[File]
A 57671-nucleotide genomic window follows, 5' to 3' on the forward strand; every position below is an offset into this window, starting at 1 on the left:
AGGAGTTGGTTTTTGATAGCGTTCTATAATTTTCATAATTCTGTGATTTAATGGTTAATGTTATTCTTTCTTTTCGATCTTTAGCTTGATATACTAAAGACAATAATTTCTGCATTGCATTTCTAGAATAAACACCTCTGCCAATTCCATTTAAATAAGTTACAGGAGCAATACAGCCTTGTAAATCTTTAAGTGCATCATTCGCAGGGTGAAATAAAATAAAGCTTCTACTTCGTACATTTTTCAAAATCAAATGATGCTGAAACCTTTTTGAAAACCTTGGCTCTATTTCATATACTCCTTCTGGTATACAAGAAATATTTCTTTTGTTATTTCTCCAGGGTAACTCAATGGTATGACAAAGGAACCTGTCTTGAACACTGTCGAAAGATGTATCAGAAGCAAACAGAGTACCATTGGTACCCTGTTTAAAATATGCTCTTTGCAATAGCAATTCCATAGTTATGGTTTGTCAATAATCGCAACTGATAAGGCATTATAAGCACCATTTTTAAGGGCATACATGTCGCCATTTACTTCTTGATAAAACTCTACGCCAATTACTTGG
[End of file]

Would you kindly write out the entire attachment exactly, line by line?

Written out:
A 57671-nucleotide genomic window follows, 5' to 3' on the forward strand; every position below is an offset into this window, starting at 1 on the left:
AGGAGTTGGTTTTTGATAGCGTTCTATAATTTTCATAATTCTGTGATTTAATGGTTAATGTTATTCTTTCTTTTCGATCTTTAGCTTGATATACTAAAGACAATAATTTCTGCATTGCATTTCTAGAATAAACACCTCTGCCAATTCCATTTAAATAAGTTACAGGAGCAATACAGCCTTGTAAATCTTTAAGTGCATCATTCGCAGGGTGAAATAAAATAAAGCTTCTACTTCGTACATTTTTCAAAATCAAATGATGCTGAAACCTTTTTGAAAACCTTGGCTCTATTTCATATACTCCTTCTGGTATACAAGAAATATTTCTTTTGTTATTTCTCCAGGGTAACTCAATGGTATGACAAAGGAACCTGTCTTGAACACTGTCGAAAGATGTATCAGAAGCAAACAGAGTACCATTGGTACCCTGTTTAAAATATGCTCTTTGCAATAGCAATTCCATAGTTATGGTTTGTCAATAATCGCAACTGATAAGGCATTATAAGCACCATTTTTAAGGGCATACATGTCGCCATTTACTTCTTGATAAAACTCTACGCCAATTACTTGG